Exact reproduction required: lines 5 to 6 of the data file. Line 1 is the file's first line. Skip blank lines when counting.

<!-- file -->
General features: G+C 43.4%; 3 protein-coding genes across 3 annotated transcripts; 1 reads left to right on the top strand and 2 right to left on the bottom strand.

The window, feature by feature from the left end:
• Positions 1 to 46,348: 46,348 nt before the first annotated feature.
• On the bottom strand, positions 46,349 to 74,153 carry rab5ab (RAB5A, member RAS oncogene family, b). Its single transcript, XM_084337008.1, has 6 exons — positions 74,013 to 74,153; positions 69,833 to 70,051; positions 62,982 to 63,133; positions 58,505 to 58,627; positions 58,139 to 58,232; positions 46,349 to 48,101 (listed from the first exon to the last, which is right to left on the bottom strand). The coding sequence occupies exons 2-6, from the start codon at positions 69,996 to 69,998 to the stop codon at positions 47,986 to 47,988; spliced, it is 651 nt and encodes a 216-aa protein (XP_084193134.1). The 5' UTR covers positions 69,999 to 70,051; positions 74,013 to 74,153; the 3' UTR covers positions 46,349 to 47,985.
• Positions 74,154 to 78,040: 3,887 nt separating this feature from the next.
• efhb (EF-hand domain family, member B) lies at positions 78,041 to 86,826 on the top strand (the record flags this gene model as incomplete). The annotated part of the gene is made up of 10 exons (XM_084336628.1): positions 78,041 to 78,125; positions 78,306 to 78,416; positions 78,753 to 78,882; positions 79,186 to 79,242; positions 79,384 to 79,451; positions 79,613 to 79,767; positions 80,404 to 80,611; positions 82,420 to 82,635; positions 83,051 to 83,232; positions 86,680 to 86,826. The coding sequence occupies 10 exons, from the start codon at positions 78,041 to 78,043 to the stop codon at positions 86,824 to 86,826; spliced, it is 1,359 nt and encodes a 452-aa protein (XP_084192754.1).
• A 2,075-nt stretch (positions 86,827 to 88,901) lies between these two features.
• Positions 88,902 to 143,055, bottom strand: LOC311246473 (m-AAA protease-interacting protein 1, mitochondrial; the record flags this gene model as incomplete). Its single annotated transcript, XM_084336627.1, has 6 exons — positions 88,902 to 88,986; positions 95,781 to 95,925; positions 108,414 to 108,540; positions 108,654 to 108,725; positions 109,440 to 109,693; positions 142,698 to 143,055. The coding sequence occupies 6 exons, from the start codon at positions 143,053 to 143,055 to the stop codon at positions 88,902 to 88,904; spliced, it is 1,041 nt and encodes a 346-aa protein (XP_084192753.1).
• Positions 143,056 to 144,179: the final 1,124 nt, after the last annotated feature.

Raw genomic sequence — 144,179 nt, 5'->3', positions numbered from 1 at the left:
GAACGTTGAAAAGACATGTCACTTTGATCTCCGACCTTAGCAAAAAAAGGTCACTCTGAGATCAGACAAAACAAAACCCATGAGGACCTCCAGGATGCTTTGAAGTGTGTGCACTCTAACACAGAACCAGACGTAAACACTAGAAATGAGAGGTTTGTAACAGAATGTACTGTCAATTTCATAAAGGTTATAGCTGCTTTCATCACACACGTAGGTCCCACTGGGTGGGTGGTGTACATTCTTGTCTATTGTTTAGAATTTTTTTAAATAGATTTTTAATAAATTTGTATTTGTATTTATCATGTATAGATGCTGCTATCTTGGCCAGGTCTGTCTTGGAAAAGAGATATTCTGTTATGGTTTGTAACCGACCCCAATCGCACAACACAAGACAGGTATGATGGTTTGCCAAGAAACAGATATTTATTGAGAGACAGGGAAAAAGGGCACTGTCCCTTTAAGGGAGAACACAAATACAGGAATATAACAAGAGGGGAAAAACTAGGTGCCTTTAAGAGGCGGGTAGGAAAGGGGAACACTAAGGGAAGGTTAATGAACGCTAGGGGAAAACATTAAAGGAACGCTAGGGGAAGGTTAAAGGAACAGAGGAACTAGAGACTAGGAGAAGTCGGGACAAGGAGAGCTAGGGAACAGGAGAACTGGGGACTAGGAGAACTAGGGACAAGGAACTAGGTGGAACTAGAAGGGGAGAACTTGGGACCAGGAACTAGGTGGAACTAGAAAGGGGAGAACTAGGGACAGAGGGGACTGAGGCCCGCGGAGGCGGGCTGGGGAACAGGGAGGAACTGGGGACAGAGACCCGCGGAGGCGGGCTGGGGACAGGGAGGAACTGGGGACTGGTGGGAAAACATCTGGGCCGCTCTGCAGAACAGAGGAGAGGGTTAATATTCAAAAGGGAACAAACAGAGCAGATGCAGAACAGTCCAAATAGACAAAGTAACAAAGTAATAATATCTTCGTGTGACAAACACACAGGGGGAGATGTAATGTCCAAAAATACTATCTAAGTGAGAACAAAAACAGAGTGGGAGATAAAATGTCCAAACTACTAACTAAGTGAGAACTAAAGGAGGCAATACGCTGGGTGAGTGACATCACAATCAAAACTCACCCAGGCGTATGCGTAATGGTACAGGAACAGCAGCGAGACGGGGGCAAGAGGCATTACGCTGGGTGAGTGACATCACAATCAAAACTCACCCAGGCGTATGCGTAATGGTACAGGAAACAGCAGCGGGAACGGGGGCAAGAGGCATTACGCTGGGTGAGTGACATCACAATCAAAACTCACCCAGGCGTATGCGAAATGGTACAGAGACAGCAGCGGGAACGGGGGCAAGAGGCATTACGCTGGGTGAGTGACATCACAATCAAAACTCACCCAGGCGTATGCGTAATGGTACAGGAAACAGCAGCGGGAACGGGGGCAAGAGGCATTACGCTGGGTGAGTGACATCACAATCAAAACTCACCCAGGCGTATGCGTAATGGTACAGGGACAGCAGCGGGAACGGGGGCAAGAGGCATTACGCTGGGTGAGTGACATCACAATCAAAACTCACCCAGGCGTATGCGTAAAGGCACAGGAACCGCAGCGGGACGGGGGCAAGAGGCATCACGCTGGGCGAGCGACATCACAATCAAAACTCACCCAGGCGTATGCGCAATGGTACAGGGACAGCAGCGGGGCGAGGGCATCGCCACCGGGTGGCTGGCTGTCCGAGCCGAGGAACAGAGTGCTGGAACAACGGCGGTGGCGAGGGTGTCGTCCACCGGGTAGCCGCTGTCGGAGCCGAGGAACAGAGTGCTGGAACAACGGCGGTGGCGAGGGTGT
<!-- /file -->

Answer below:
• Positions 74,154 to 78,040: 3,887 nt separating this feature from the next.
• efhb (EF-hand domain family, member B) lies at positions 78,041 to 86,826 on the top strand (the record flags this gene model as incomplete). The annotated part of the gene is made up of 10 exons (XM_084336628.1): positions 78,041 to 78,125; positions 78,306 to 78,416; positions 78,753 to 78,882; positions 79,186 to 79,242; positions 79,384 to 79,451; positions 79,613 to 79,767; positions 80,404 to 80,611; positions 82,420 to 82,635; positions 83,051 to 83,232; positions 86,680 to 86,826. The coding sequence occupies 10 exons, from the start codon at positions 78,041 to 78,043 to the stop codon at positions 86,824 to 86,826; spliced, it is 1,359 nt and encodes a 452-aa protein (XP_084192754.1).